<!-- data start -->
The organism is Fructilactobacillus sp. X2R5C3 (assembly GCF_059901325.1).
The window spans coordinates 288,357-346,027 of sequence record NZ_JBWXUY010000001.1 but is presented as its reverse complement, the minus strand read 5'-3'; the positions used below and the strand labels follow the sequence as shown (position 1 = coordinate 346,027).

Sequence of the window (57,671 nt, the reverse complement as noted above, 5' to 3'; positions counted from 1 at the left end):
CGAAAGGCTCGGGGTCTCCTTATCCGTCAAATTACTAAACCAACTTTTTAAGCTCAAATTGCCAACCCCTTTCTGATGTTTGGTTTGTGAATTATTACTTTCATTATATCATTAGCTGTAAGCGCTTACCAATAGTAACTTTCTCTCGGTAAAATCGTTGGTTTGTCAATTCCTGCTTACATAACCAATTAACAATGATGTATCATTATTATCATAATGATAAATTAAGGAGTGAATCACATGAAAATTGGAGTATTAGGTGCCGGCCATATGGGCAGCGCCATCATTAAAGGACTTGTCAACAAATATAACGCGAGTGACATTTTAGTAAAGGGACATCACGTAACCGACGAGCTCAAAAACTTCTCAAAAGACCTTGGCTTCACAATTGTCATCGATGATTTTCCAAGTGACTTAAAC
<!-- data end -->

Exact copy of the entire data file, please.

The organism is Fructilactobacillus sp. X2R5C3 (assembly GCF_059901325.1).
The window spans coordinates 288,357-346,027 of sequence record NZ_JBWXUY010000001.1 but is presented as its reverse complement, the minus strand read 5'-3'; the positions used below and the strand labels follow the sequence as shown (position 1 = coordinate 346,027).

Sequence of the window (57,671 nt, the reverse complement as noted above, 5' to 3'; positions counted from 1 at the left end):
CGAAAGGCTCGGGGTCTCCTTATCCGTCAAATTACTAAACCAACTTTTTAAGCTCAAATTGCCAACCCCTTTCTGATGTTTGGTTTGTGAATTATTACTTTCATTATATCATTAGCTGTAAGCGCTTACCAATAGTAACTTTCTCTCGGTAAAATCGTTGGTTTGTCAATTCCTGCTTACATAACCAATTAACAATGATGTATCATTATTATCATAATGATAAATTAAGGAGTGAATCACATGAAAATTGGAGTATTAGGTGCCGGCCATATGGGCAGCGCCATCATTAAAGGACTTGTCAACAAATATAACGCGAGTGACATTTTAGTAAAGGGACATCACGTAACCGACGAGCTCAAAAACTTCTCAAAAGACCTTGGCTTCACAATTGTCATCGATGATTTTCCAAGTGACTTAAAC